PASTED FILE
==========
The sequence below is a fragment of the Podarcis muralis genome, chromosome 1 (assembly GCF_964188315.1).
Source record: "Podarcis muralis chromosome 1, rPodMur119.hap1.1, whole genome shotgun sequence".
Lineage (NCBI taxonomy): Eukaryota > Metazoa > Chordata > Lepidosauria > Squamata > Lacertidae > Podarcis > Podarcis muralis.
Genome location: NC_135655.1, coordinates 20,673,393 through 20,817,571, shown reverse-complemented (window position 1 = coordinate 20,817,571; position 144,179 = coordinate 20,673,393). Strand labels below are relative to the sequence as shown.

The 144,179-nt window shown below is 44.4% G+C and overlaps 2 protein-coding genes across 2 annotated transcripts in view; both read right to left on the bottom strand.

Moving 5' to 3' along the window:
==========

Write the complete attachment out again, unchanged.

The sequence below is a fragment of the Podarcis muralis genome, chromosome 1 (assembly GCF_964188315.1).
Source record: "Podarcis muralis chromosome 1, rPodMur119.hap1.1, whole genome shotgun sequence".
Lineage (NCBI taxonomy): Eukaryota > Metazoa > Chordata > Lepidosauria > Squamata > Lacertidae > Podarcis > Podarcis muralis.
Genome location: NC_135655.1, coordinates 20,673,393 through 20,817,571, shown reverse-complemented (window position 1 = coordinate 20,817,571; position 144,179 = coordinate 20,673,393). Strand labels below are relative to the sequence as shown.

The 144,179-nt window shown below is 44.4% G+C and overlaps 2 protein-coding genes across 2 annotated transcripts in view; both read right to left on the bottom strand.

Moving 5' to 3' along the window: